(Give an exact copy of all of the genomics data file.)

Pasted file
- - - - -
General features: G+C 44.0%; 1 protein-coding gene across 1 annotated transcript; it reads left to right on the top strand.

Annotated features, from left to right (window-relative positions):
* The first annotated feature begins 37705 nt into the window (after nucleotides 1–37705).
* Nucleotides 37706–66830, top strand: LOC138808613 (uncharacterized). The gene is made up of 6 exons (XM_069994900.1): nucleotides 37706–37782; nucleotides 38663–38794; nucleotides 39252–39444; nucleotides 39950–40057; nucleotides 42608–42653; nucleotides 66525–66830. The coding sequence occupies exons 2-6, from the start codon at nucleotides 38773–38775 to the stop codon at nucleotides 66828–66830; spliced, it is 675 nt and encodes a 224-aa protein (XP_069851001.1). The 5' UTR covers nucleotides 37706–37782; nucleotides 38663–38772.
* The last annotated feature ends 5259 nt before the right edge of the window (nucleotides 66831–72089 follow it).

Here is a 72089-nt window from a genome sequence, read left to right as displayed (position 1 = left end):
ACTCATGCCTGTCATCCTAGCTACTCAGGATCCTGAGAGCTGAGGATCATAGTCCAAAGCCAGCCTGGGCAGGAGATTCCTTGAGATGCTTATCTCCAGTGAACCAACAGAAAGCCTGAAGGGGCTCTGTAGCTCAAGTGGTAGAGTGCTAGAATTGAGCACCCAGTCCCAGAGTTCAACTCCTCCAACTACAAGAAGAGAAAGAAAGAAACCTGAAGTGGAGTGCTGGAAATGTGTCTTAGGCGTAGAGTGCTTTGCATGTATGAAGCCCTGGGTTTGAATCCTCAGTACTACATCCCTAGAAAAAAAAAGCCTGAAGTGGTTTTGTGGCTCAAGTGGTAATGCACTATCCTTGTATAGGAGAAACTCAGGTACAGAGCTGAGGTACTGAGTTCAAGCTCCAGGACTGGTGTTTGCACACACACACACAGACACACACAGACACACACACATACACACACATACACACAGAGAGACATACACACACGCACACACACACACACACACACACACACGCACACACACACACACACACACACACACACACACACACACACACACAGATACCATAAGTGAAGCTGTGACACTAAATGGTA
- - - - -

General features: G+C 44.0%; 1 protein-coding gene across 1 annotated transcript; it reads left to right on the top strand.

Annotated features, from left to right (window-relative positions):
* The first annotated feature begins 37705 nt into the window (after nucleotides 1–37705).
* Nucleotides 37706–66830, top strand: LOC138808613 (uncharacterized). The gene is made up of 6 exons (XM_069994900.1): nucleotides 37706–37782; nucleotides 38663–38794; nucleotides 39252–39444; nucleotides 39950–40057; nucleotides 42608–42653; nucleotides 66525–66830. The coding sequence occupies exons 2-6, from the start codon at nucleotides 38773–38775 to the stop codon at nucleotides 66828–66830; spliced, it is 675 nt and encodes a 224-aa protein (XP_069851001.1). The 5' UTR covers nucleotides 37706–37782; nucleotides 38663–38772.
* The last annotated feature ends 5259 nt before the right edge of the window (nucleotides 66831–72089 follow it).

Here is a 72089-nt window from a genome sequence, read left to right as displayed (position 1 = left end):
ACTCATGCCTGTCATCCTAGCTACTCAGGATCCTGAGAGCTGAGGATCATAGTCCAAAGCCAGCCTGGGCAGGAGATTCCTTGAGATGCTTATCTCCAGTGAACCAACAGAAAGCCTGAAGGGGCTCTGTAGCTCAAGTGGTAGAGTGCTAGAATTGAGCACCCAGTCCCAGAGTTCAACTCCTCCAACTACAAGAAGAGAAAGAAAGAAACCTGAAGTGGAGTGCTGGAAATGTGTCTTAGGCGTAGAGTGCTTTGCATGTATGAAGCCCTGGGTTTGAATCCTCAGTACTACATCCCTAGAAAAAAAAAGCCTGAAGTGGTTTTGTGGCTCAAGTGGTAATGCACTATCCTTGTATAGGAGAAACTCAGGTACAGAGCTGAGGTACTGAGTTCAAGCTCCAGGACTGGTGTTTGCACACACACACACAGACACACACAGACACACACACATACACACACATACACACAGAGAGACATACACACACGCACACACACACACACACACACACACACGCACACACACACACACACACACACACACACACACACACACACACACAGATACCATAAGTGAAGCTGTGACACTAAATGGTA